Thursday, December 15, 2016

I was supposed to relapse last month

So, I was supposed to relapse last month.  No really.  It was my time for it.  My season for relapse.

While some people enjoy the holidays immensely (think Clark Griswold-esque), others seem to struggle more during this "joyous" time.  Formerly, I would classify myself in the second group of people.  I always put up multiple trees, buy the perfect gifts, coordinate all of my gift wrap, send out beautiful Christmas cards, play all of the right music.....but I feel empty inside.  A sadness (of unknown origin) creeps up and fills my whole body, replacing any joy that previously existed, like fog slowly covering an early morn. I spend the Christmas season feeling overwhelmed and under-prepared.  I constantly tell myself that I don't measure up, and I sabotage myself....very early on in the season.

(Side note:  This holiday season has proven to be very different for me. It seems that sober Misty likes, maybe even loves, Christmas! But, more on that later.)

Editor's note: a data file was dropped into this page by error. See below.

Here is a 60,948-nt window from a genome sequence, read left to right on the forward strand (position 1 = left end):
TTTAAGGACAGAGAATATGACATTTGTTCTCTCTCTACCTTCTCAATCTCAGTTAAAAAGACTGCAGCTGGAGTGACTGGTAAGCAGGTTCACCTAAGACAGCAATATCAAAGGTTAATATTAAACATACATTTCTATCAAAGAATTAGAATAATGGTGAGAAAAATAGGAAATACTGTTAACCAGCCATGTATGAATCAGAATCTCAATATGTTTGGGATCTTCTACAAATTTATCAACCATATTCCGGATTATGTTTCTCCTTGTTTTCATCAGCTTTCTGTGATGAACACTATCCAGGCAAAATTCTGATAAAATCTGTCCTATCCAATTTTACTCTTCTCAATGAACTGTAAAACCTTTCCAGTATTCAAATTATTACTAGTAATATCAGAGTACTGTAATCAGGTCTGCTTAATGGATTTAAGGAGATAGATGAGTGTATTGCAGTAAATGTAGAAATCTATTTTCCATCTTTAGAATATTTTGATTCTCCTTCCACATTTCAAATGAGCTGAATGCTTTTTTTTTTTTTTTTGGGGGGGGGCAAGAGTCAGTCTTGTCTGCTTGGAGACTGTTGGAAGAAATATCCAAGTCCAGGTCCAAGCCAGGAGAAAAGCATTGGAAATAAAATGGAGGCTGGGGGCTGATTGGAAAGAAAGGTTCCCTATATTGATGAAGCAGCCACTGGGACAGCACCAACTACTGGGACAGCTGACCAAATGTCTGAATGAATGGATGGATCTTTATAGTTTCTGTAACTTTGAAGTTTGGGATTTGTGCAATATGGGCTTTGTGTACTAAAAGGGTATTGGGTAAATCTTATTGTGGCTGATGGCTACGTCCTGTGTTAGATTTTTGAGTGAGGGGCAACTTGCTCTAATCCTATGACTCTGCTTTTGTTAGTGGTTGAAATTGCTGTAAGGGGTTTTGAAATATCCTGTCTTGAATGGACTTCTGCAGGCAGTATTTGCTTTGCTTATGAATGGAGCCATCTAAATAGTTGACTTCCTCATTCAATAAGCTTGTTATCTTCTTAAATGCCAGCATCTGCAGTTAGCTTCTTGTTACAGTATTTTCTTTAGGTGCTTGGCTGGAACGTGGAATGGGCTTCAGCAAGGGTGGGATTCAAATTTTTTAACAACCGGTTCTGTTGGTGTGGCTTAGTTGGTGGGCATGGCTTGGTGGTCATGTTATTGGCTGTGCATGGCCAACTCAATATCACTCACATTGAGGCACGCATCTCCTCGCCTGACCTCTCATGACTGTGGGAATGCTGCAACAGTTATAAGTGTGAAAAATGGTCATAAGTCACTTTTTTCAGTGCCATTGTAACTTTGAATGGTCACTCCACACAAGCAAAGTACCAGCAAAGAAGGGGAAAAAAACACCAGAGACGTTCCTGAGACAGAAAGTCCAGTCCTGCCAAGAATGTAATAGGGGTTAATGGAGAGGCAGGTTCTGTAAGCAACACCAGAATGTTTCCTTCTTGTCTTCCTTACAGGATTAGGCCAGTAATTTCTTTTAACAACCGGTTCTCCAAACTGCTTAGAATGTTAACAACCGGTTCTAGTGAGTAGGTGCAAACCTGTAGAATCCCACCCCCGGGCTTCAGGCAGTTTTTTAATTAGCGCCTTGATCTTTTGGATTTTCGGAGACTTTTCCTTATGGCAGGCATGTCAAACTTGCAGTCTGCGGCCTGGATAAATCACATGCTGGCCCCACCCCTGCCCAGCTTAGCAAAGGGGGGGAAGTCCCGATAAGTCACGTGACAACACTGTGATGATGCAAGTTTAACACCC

Let's jump back to late November 2014

I walked out of Karen's Place (the treatment facility) fully recovered (HA!) on July 18th.  So, that means November lands me at four months post treatment, seven months clean.  I left treatment feeling extremely confident in my sobriety.  Probably a little over-confident.  While I was in treatment that first time, I began having pretty bad pressure headaches again. I knew something was up, just didn't know what. So, after getting out of treatment and the symptoms continuing, I made an appointment with my neurosurgeon. Long story short, before I left there, he had scheduled me for surgery on December 2nd to revise my shunt.  I'm going to be completely honest and real here, and it's embarrassing.  While I tried to act like I was scared and upset about this surgery, I was inwardly happy and relieved.  Almost excited. Giddy.  I got to have my head shaved, have my skull drilled through, have a three inch gash in the top of my head, multiple staples holding everything together, and a three day hospital stay.  But, I was excited. Why? Because I would get a free relapse card.  I would get IV pain meds and probably a large stash to take home.  Twisted thinking, right?